The Deeper Meaning of Change


What do you believe about the nature of change?

We know from neuroscience that one of the brain’s primary functions  is to see events and conditions in the world as either threat or reward.  This neural imperative raises an important question; if the brain is organized around this unifying dynamic, what is its nature?

While reading Buddhist teacher Pema Chodron’s book, Living Beautifully (with Uncertainty and Change) it struck me how powerful the role of impermanence is in  shaping our  lives and its drive in determining what we perceive as threat or reward.   This  force is constantly compelling the choices and decisions we make and manifesting as our daily behaviors.

Most of us don’t walk around consciously thinking we live in a universe where things are constantly changing and in flux.  Most people don’t wake up each morning and plan their day as if it may be their last. However, when you link this idea with the proposition that under the veneer of our lives is the struggle with our immortality, you see how it can contribute to the forms our lives take. The conflict between living in a world where things are constantly changing – impermanent –  and our striving to feel grounded, is reflected in our thoughts, emotional states and actions – our “self-identity.”

On an unconscious level, whenever  we experience a threat response it can be thought of as a threat to our identity – the amorphous feeling of groundlessness and dissociation. The very idea of identity is rooted in our desire to be rooted in the world – to see ourselves as this and not that.

The challenge for many of us is how to live an integrated life acknowledging the flow of constant change.  How do we link together mind, brain/body and relationships to create lives that are balanced and more harmonious?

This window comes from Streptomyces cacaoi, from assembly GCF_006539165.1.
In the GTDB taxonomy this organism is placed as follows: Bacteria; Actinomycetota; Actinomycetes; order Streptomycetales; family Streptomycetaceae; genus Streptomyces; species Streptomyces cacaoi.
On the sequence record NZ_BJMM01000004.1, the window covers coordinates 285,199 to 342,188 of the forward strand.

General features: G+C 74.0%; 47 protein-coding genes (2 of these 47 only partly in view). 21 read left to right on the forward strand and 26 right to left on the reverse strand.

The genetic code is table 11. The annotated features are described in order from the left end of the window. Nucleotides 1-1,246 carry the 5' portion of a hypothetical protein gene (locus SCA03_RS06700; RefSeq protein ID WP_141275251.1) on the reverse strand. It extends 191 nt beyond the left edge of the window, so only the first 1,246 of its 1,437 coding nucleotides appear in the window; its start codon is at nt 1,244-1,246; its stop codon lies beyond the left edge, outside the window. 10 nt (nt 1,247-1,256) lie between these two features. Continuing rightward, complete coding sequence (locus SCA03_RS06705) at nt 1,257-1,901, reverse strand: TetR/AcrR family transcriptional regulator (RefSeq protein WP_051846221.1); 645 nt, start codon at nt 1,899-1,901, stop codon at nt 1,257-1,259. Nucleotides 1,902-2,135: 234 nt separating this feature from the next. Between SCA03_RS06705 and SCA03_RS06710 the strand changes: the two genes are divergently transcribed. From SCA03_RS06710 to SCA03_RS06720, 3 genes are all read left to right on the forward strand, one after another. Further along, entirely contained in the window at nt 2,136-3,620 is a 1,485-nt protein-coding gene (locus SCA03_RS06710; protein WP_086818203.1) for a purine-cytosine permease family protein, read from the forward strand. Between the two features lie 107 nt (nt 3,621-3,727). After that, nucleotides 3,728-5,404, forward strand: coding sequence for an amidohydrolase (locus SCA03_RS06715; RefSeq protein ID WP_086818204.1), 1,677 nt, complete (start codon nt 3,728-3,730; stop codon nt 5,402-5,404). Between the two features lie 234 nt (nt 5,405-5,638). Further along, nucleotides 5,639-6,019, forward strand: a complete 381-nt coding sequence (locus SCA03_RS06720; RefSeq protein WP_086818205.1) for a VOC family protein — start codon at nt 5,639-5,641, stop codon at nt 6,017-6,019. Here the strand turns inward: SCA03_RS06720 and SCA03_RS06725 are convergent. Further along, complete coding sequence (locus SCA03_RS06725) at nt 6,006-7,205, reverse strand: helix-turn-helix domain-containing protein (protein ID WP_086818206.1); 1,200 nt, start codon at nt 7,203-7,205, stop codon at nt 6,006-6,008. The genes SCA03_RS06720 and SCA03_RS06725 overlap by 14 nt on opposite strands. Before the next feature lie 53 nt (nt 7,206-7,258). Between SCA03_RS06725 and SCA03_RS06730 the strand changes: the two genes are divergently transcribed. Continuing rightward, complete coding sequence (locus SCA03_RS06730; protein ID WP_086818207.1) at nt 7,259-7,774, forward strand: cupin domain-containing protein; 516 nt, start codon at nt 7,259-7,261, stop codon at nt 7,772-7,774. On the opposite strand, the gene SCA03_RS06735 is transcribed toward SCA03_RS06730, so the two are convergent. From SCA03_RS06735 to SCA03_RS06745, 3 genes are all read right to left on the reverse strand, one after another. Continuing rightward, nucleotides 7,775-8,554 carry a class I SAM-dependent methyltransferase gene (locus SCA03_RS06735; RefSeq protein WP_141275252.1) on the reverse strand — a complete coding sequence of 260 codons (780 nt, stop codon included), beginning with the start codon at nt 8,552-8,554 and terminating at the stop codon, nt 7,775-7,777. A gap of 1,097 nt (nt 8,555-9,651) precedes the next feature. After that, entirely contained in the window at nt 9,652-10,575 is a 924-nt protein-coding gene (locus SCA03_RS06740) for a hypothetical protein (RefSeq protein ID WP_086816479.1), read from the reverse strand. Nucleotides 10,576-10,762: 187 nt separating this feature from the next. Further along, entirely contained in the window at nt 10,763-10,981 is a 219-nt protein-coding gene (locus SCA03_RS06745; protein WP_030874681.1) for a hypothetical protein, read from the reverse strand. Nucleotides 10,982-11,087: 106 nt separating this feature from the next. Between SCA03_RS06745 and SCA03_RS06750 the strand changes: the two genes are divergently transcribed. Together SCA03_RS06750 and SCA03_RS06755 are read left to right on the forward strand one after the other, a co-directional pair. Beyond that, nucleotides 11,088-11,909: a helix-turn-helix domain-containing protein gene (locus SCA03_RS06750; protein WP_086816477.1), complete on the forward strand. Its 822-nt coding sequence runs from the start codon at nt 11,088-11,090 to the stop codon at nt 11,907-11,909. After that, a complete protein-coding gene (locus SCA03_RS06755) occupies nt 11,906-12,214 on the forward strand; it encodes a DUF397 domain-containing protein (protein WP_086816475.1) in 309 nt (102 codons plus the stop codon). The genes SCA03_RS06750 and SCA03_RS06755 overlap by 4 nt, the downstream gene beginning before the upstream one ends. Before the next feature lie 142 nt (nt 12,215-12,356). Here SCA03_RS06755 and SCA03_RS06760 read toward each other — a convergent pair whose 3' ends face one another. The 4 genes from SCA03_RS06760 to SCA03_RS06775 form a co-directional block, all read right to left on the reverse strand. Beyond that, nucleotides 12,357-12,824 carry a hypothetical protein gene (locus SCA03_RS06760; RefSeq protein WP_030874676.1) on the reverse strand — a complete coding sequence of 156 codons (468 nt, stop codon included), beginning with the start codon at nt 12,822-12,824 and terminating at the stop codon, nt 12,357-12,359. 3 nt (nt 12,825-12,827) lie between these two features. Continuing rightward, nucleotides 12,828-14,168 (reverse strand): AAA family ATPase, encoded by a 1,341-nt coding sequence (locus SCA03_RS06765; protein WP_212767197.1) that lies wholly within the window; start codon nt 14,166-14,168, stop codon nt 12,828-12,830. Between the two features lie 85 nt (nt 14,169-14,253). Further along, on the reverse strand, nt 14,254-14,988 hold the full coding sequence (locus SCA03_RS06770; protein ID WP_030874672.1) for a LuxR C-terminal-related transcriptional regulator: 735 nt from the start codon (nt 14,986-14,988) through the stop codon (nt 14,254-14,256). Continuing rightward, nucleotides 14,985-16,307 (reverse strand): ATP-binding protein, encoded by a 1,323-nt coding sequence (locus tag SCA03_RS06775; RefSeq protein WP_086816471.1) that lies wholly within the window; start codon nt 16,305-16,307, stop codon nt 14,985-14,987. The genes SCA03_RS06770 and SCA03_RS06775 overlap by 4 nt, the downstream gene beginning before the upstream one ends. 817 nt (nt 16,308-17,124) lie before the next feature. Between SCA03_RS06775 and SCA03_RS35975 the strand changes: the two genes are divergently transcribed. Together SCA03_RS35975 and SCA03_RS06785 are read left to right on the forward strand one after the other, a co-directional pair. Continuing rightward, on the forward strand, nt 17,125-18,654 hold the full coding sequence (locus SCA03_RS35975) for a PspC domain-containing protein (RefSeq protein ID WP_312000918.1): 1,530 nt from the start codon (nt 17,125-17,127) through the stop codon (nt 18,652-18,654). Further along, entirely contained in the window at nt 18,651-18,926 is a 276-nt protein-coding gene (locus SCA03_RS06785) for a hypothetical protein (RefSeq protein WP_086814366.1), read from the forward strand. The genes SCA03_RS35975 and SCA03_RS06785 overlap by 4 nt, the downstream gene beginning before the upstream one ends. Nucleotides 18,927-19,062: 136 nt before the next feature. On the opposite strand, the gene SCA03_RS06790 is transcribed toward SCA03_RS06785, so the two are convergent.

Part of the inherent conflict is that one region of our brain (the neo-cortex)  is hard-wired to seek certainty and predictability – is it a threat or a reward?  The  brain’s goal-seeking mechanism , its “certainty bias,” craves a reliable outcome – it’s “reward.” According to Dr. Robert Burton, former Chief of Neurology at the University of California at San Francisco-Mt. Zion Hospital,  “I don’t believe that we can avoid certainty bias, but we can mitigate its effect by becoming aware of how our mind assesses itself. We need to recognize that the feelings of certainty and conviction are involuntary mental sensations, not logical conclusions.”

In The Places That Scare You. Pema Chodron writes, ““We know that all is impermanent; we know that everything wears out. Although we can buy this truth intellectually, emotionally we have a deep-rooted aversion to it. We want permanence; we expect permanence. Our natural tendency is to seek security; we believe we can find it. We experience impermanence at the everyday level as frustration. We use our daily activity as a shield against the fundamental ambiguity of our situation, expending tremendous energy trying to ward off impermanence and death.”

Accepting  impermanence, however, can lead to a life with less internal conflict and open the door to a deeper level of self. This can free us to let go of some of our clinging to identities that are always external and uncontrollable. To do so requires changing our thought patterns and where we place our attention. While “embracing” the impermanence of all things may be scary, it can open us more fully to life in the present.

Neuroscience studies confirm the brain’s capacity to modify itself (neuroplasticity) through the growth of fibers extending down from the prefrontal cortex to sub-cortical regions, changing and strengthening our emotional states and responses. In other words, we don’t have to be captive to external experience, events and conditions.

The idea of an intrinsic fixed-self, our self-identity, albeit psychologically protective, is an illusion. Practicing affirmative thinking where we can begin to see life as a process and not through the lens of a fixed-identity (ego) frees us up.

The Indian Sufi mystic Hazrat Inayat Khan, who lectured in Europe and the U.S. in the early 20th Century, pointed out that “Inner life is not separate from outer life. Nor does it require leaving the world renouncing all pleasures and comforts. It is the enrichment of life with qualities that will last, with a source of energy and love which is truly your own… What we (have been) seeking slips out of our hold sooner or later. We depend upon things outside ourselves. Let us find our real being.”

Thanks for reading.

George Altman, Partner, Intentional Communication Consultants

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